As an employer, you’re likely to have an employee request for a letter of employment. Writing a verification letter doesn’t have to be difficult. Read on to find out what your letter should contain and what to avoid.
As an employer who runs a business, you’re likely to assume a wide variety of responsibilities. While you might have an idea of things like complying with new tax requirements or conducting payroll, in some cases, an employee may request for something that seems odd and out of your jurisdiction.
Sometimes an employee may request you to provide them with evidence of employment to get a new tenancy or secure a bank loan. If this is your first time hearing this, you might want to read more to learn on how to write a letter of employment.
What is a Letter of Employment and What is it Used for?
A letter of employment also knows as a verification of employment letter is a short document that an employee uses to prove that he/she is employed at a specific company. The letter verifies certain information about an employee in writing.
The information provided includes:
Sometimes the letter may include the employee’s salary and how often they are paid. This information can be shared depending on the employer’s operating policies.
Mortgage companies and banks often request prospective borrowers to produce a letter of employment before they consent to offer a loan. Also, landlords could ask for a verification letter before leading a property out.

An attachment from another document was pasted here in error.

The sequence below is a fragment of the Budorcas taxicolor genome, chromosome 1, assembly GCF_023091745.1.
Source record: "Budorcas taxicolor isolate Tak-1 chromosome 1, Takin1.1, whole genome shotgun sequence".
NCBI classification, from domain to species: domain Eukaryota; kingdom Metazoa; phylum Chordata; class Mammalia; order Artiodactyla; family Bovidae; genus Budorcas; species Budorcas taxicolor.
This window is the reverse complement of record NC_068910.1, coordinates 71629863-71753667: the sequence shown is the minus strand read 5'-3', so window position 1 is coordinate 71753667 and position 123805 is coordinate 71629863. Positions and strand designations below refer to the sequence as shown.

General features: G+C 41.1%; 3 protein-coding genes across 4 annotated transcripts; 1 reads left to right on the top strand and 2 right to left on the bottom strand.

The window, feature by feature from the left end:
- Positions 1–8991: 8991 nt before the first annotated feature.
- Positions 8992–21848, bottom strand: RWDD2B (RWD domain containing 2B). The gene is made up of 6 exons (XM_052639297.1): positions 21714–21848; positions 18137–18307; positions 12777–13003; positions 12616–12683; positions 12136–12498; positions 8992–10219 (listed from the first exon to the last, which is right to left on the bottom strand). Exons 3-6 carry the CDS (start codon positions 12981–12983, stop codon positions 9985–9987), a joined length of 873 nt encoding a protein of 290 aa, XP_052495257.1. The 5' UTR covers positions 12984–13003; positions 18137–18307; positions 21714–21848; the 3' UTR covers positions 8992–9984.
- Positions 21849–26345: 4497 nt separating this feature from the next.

Also, government agencies might want to request wage garnishment. For this reason, they will ask for an employment verification letter from potential employers and lending agencies or banks.
This is meant to prove that the employee is in a position to make regular payments to repay outstanding debts. A verification letter is also critical if you employee foreign nationals.
You’re likely to come across employees who request a verification letter. Fortunately, you don’t need a whole day to write one. However, you need to understand the rules surrounding verification letters to avoid any possible liability.
An employment verification letter seeks a person’s job title, employment status, and salary. In some cases, the request may include assessment of job performance, salary growth, and the employment file.
Certain information disclosures such as assessment of job performance, salary growth, and employment history have higher liability risks. It’s essential to be careful in responding to these requests as they may put you and your company at risk.
What Should You Disclose About a Former Employee?
At times you may get a request for information about a former employee. You need to have a signed release of information on file. This information should be available on your employment ending checklist. Be sure to compare the signatures in the employee file against the one attached to the request for verification.
Writing a Letter of Employment
If your current employee requests a letter of employment, this may feel like more of a chore and not a responsibility. Nevertheless, understand that your employer could be more stressed as they may need the letter for a new apartment, an education loan, or a mortgage.
In some cases, a former employee may request for a verification letter. You don’t want to include information that may sabotage you. Certain information may be used as evidence in a court case.